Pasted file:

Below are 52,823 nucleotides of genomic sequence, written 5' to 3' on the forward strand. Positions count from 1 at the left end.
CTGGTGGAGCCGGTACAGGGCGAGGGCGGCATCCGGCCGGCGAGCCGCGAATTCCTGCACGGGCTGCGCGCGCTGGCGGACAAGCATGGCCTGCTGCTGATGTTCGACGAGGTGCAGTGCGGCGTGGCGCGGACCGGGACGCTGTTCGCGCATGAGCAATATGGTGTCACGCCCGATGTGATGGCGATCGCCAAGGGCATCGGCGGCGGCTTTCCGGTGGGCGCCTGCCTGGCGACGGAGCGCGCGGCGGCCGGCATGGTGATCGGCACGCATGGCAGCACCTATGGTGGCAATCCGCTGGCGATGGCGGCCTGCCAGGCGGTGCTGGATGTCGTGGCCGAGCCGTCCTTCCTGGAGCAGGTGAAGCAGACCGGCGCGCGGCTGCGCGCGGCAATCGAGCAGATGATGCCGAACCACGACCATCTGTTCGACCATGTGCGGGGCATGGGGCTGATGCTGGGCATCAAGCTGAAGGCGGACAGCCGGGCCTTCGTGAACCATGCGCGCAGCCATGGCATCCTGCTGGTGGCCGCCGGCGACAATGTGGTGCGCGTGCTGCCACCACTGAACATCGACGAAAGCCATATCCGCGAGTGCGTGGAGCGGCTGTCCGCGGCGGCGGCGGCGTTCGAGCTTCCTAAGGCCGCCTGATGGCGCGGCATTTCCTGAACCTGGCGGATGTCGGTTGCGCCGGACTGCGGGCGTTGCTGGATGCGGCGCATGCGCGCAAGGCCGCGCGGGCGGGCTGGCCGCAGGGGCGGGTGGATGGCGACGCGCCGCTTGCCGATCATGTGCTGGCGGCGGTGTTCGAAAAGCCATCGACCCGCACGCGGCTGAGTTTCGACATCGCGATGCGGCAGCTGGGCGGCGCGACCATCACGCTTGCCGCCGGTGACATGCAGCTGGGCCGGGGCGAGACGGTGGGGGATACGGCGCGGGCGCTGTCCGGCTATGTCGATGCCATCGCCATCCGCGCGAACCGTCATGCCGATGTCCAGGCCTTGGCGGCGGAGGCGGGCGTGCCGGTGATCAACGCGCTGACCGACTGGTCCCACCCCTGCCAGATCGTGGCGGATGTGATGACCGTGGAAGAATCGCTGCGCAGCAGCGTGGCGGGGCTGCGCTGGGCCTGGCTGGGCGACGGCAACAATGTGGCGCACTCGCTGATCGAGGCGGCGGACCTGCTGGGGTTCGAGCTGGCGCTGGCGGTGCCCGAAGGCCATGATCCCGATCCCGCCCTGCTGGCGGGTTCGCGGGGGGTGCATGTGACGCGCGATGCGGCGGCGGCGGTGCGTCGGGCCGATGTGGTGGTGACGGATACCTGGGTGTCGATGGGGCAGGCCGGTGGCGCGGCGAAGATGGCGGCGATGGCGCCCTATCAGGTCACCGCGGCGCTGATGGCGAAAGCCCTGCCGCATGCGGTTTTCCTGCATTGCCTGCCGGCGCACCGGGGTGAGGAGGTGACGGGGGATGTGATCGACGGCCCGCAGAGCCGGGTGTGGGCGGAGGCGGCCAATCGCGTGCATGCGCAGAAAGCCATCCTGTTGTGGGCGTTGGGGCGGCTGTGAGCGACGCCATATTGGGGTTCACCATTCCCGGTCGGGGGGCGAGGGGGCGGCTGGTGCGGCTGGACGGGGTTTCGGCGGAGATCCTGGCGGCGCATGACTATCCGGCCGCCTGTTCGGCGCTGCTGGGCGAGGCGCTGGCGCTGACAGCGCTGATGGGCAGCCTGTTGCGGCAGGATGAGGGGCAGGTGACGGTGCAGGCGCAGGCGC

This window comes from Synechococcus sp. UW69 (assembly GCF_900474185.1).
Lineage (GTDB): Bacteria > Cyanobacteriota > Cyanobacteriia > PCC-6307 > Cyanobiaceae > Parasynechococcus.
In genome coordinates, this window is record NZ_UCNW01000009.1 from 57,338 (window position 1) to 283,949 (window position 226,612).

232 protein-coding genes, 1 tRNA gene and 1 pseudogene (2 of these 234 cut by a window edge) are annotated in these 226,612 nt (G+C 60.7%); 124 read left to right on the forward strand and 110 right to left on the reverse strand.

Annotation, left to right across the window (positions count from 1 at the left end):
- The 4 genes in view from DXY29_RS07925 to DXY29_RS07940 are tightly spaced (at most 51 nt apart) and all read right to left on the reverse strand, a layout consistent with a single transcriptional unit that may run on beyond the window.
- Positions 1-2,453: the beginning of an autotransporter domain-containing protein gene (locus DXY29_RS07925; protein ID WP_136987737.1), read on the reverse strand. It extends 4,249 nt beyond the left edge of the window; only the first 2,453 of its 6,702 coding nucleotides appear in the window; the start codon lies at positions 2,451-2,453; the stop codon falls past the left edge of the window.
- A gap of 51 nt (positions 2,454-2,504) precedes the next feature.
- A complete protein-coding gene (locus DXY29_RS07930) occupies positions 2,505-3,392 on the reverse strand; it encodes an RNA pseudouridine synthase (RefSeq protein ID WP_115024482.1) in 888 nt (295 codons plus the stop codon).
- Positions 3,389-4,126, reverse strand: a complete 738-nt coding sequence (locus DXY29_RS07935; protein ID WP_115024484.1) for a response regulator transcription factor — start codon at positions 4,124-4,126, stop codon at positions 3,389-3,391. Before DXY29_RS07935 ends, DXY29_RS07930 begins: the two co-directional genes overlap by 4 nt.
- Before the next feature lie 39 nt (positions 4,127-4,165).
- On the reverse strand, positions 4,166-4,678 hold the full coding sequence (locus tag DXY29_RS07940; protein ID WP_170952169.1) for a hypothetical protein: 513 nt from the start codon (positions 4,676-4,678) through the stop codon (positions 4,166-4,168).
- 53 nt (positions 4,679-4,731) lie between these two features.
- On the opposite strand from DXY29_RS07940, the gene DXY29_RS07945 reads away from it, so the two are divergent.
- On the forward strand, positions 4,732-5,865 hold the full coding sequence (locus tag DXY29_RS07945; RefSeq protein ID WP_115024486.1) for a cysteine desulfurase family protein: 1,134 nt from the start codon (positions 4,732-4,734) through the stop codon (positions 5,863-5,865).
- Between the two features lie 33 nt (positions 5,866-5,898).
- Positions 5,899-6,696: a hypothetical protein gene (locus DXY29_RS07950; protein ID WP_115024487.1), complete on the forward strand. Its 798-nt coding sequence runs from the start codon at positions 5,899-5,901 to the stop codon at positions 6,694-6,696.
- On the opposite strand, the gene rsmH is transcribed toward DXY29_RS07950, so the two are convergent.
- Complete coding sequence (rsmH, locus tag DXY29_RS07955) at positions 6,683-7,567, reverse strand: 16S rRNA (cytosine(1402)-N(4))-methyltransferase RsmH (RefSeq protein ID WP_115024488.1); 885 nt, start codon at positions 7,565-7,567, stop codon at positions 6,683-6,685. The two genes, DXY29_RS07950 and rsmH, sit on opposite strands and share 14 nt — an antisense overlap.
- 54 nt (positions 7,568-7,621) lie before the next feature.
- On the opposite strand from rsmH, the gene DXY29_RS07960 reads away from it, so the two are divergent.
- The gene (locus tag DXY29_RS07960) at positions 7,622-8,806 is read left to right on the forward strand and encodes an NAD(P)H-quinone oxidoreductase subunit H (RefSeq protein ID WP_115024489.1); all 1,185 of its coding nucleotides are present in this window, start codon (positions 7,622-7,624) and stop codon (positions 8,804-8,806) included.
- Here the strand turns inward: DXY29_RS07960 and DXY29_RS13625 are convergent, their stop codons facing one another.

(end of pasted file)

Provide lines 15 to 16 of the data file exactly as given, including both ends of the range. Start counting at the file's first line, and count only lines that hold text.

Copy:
- 53 nt (positions 4,679-4,731) lie between these two features.
- On the opposite strand from DXY29_RS07940, the gene DXY29_RS07945 reads away from it, so the two are divergent.